Remaining battery charge is now accurately detected for Rechargeable Li-ion Battery EN-EL14a. By upgrading firmware to [current version], EN-EL14a performance is maximized so that more images can be captured (battery performance) than when an EN-EL14 is used. With firmware [previous firmware version] and earlier, the number of images that can be captured (battery performance) when an EN-EL14a is used is less than when an EN-EL14 is used."
Some owners who updated their Nikon cameras' firmwares are reporting that the update killed compatability with 3rd party batteries. Did Nikon attempt to kill 3rd party compatability with the firmware updates?
If so, I suspect they may have been taking a play out of Canon's playbook. Back in early Ocotber, Canon released a product advisory regarding the LC-E6 Battery Charger, the charger that ships with cameras using the LP-E6 battery (5D Mark III, 5D Mark II, 6D, 7D, 70D, 60D, 60Da). In the product advisory, Canon stated:
"In rare cases, the orange lamp on the Canon Battery Charger LC-E6 will blink rapidly at regular intervals when the Canon Battery Pack LP-E6 is inserted. In such cases, charging the Canon Battery Pack LP-E6 in the Canon Battery Charger LC-E6 is not possible."
This symptom may occur when a Canon Battery Pack LP-E6 has been discharged due to being unused for a prolonged period of time, such as when it is first purchased."
Canon provided a fairly easy procedure to reset the charger. However, Canon also stated:
"The situation may also occur when attempts are made to charge non-genuine Canon Battery Packs in the Canon Battery Charger LC-E6. However, the procedure provided above does not apply to the use of non-genuine Canon products."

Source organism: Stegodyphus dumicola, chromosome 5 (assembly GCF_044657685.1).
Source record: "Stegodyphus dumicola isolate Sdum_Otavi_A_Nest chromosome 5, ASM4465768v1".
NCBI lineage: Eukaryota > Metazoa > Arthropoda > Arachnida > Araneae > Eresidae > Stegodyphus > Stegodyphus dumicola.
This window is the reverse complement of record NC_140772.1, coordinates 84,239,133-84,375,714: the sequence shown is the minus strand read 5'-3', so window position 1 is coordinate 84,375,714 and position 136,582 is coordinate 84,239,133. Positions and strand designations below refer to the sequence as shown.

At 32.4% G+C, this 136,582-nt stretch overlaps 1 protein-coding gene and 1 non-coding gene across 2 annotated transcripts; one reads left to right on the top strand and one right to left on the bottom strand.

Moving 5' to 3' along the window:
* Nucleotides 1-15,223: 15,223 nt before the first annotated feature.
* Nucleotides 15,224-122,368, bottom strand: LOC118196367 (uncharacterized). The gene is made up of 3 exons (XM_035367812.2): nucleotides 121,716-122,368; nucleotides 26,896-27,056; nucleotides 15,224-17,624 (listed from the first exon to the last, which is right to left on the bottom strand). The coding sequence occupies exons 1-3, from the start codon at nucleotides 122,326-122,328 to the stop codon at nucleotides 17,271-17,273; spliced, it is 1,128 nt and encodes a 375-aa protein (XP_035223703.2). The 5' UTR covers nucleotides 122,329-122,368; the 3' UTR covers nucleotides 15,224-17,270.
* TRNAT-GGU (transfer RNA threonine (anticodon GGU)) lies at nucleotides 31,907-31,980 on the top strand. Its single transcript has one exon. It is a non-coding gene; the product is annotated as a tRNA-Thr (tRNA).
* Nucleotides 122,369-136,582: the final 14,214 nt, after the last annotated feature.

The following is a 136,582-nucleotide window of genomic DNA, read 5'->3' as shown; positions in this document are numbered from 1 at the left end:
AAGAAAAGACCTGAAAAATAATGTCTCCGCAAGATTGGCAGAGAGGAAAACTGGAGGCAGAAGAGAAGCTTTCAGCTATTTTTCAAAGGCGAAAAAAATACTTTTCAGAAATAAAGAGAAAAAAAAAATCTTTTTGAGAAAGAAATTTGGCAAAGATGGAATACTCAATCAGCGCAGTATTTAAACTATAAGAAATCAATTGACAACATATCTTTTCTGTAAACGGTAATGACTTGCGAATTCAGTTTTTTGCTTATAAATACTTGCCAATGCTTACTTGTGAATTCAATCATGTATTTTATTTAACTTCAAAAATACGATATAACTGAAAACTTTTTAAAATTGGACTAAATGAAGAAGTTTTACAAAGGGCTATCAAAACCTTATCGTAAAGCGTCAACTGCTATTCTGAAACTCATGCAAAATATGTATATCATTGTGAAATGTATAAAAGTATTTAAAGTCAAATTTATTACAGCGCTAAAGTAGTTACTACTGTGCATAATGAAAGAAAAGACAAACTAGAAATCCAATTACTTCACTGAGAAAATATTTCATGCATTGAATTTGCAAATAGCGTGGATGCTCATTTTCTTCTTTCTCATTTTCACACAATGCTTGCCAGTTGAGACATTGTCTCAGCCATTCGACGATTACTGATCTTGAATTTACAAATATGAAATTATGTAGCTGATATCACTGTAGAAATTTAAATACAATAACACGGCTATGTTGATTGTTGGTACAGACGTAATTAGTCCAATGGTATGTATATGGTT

I found the note regarding 3rd party batteries quite interesting. And surely enough, when I tried to charge one of my 3rd party batteries in the LC-E6 that came with a 5D Mark III, the battery wouldn't charge. However, if I placed the same battery in an older LC-E6 (one that was packaged with our 7D review camera purchased in late 2009 and another packaged with a 5D Mark II), the 3rd party battery charged perfectly fine.
That got me wondering – Did Canon reengineer their battery chargers to make them less compatible with 3rd party batteries? And did their reengineering attempt inadvertently cause issues with their own OEM batteries? If so, is Nikon following Canon's lead in actively discouraging 3rd party battery use?
I don't have an answer to these questions. However, I do find it quite ironic that newer LC-E6 Battery Chargers seem less compatible with 3rd party batteries than the older chargers and that Nikon's firmware updates seem to break compatability with 3rd party batteries. [Sean]